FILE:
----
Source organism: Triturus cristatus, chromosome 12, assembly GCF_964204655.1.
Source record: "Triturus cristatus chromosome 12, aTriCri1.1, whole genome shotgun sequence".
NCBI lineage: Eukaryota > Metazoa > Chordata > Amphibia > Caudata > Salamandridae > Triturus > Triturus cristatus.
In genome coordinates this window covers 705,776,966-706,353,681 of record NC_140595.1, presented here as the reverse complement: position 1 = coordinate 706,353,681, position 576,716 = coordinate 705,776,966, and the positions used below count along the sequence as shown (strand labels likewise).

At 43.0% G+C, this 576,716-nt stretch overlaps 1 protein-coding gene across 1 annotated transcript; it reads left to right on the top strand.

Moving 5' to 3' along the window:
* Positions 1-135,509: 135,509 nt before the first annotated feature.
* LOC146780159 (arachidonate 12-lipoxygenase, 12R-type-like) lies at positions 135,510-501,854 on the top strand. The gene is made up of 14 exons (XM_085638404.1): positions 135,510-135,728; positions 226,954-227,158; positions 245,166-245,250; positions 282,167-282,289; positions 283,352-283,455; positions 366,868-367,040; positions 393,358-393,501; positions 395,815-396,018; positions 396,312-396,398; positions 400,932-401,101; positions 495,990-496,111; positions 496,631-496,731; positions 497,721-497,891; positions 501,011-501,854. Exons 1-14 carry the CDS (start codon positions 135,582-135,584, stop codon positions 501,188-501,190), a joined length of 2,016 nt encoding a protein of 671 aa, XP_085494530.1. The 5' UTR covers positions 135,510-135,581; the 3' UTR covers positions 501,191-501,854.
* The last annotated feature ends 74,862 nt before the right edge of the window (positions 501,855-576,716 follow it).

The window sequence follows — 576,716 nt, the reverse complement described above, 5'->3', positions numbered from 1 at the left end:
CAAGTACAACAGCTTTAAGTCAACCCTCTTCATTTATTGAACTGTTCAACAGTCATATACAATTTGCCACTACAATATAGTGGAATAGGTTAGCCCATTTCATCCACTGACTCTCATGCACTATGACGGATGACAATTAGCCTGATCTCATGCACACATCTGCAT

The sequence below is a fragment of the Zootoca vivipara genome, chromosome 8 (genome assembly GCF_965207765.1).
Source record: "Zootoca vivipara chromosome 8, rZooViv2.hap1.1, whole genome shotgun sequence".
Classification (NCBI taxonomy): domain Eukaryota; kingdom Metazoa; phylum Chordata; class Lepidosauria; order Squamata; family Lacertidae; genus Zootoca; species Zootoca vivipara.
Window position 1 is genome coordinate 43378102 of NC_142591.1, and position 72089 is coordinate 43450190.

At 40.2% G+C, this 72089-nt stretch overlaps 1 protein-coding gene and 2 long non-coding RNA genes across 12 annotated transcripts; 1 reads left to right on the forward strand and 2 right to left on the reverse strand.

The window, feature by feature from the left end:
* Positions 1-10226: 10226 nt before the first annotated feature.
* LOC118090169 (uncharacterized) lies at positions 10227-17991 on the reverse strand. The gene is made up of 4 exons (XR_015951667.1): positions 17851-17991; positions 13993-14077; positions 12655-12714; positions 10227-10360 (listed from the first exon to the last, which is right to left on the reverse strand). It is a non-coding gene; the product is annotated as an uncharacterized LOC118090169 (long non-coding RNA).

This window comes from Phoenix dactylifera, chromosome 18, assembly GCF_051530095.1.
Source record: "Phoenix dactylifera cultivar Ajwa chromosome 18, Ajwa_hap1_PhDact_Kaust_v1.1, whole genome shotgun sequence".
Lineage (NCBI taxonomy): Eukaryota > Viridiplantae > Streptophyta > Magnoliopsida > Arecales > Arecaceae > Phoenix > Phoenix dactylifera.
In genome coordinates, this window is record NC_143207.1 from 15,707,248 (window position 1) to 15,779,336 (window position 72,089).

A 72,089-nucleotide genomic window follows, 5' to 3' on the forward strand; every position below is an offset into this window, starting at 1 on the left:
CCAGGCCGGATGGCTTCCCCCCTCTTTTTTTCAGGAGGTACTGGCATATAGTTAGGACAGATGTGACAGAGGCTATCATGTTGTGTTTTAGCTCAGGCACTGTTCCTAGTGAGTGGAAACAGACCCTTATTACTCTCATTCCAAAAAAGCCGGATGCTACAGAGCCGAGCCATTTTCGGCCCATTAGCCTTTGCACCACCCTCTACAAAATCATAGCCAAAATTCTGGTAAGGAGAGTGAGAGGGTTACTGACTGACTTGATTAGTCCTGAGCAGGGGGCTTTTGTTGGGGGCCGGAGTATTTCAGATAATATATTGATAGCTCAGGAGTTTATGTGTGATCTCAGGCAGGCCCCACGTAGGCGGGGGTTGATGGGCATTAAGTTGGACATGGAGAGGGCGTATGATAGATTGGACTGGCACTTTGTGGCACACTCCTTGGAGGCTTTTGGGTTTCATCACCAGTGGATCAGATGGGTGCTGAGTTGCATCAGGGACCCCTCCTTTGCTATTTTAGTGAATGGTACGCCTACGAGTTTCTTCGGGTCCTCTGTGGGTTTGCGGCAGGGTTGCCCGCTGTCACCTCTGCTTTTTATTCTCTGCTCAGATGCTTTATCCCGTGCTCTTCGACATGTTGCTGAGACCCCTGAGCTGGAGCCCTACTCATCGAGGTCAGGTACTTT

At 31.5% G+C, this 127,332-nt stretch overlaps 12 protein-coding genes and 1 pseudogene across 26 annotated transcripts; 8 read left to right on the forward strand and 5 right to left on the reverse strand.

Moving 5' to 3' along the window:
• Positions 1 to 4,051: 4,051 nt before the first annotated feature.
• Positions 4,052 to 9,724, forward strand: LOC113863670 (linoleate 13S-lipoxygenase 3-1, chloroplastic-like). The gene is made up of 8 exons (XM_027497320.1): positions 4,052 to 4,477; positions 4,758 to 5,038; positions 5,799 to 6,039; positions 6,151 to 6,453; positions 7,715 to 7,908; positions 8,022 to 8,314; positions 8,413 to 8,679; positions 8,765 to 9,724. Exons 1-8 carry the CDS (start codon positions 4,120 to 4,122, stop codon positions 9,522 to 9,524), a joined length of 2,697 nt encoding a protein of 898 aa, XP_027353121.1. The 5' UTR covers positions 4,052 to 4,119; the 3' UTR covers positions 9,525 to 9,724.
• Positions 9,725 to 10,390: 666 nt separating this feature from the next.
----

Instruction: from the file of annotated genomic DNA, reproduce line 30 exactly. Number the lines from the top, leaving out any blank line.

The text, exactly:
• Positions 9,725 to 10,390: 666 nt separating this feature from the next.